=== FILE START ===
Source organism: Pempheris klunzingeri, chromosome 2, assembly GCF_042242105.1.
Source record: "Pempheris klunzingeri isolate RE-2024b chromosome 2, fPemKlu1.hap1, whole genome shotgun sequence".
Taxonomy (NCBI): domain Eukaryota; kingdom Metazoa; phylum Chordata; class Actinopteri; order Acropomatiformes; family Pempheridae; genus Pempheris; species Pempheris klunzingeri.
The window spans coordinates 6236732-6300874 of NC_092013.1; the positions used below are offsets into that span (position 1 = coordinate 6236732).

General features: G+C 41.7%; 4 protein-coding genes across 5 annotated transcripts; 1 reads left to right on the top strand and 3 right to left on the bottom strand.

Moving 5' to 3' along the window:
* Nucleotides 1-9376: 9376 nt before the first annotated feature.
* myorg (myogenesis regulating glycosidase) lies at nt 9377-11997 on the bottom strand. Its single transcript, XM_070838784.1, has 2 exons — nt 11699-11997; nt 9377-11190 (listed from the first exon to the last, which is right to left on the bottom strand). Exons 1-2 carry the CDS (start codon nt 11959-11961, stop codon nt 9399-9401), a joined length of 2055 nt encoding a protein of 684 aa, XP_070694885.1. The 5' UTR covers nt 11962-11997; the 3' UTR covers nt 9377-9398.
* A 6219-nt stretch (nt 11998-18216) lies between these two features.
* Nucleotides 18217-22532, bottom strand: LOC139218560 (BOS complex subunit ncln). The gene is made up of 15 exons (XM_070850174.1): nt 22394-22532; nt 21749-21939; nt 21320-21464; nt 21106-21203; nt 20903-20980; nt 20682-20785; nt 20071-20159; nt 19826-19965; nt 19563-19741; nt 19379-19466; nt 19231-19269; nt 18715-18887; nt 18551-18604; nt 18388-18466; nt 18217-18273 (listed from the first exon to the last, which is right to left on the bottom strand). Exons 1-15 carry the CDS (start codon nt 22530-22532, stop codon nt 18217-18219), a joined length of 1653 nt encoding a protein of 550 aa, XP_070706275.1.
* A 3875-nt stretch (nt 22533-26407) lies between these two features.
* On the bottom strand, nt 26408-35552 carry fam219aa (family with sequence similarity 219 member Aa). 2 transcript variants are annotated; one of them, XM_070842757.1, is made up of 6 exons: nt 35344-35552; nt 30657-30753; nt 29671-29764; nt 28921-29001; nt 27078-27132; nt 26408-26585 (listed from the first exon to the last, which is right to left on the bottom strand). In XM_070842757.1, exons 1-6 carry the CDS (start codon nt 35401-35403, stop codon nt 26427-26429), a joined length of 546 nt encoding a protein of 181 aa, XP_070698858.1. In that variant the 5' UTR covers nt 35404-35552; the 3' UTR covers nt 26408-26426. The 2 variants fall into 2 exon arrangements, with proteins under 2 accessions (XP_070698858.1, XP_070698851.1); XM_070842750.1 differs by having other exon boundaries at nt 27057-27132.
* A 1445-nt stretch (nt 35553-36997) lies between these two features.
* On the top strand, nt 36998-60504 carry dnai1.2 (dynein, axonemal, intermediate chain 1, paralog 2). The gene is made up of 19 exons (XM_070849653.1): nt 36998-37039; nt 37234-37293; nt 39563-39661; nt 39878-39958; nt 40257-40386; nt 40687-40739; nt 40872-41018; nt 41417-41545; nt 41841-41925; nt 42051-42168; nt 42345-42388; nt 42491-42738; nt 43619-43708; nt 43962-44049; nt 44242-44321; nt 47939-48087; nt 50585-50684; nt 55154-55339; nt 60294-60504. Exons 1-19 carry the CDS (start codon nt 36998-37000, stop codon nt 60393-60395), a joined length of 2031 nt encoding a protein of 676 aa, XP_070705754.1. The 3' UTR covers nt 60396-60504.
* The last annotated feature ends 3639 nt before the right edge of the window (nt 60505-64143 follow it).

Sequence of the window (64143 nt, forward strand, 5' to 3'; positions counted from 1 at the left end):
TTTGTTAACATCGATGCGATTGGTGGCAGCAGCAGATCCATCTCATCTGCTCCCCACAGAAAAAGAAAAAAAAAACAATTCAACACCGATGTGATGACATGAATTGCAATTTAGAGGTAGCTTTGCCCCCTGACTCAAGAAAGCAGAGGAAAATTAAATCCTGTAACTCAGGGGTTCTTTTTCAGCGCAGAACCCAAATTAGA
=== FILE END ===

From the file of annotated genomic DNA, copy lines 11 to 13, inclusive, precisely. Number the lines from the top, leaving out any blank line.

* A 3875-nt stretch (nt 22533-26407) lies between these two features.
* On the bottom strand, nt 26408-35552 carry fam219aa (family with sequence similarity 219 member Aa). 2 transcript variants are annotated; one of them, XM_070842757.1, is made up of 6 exons: nt 35344-35552; nt 30657-30753; nt 29671-29764; nt 28921-29001; nt 27078-27132; nt 26408-26585 (listed from the first exon to the last, which is right to left on the bottom strand). In XM_070842757.1, exons 1-6 carry the CDS (start codon nt 35401-35403, stop codon nt 26427-26429), a joined length of 546 nt encoding a protein of 181 aa, XP_070698858.1. In that variant the 5' UTR covers nt 35404-35552; the 3' UTR covers nt 26408-26426. The 2 variants fall into 2 exon arrangements, with proteins under 2 accessions (XP_070698858.1, XP_070698851.1); XM_070842750.1 differs by having other exon boundaries at nt 27057-27132.
* A 1445-nt stretch (nt 35553-36997) lies between these two features.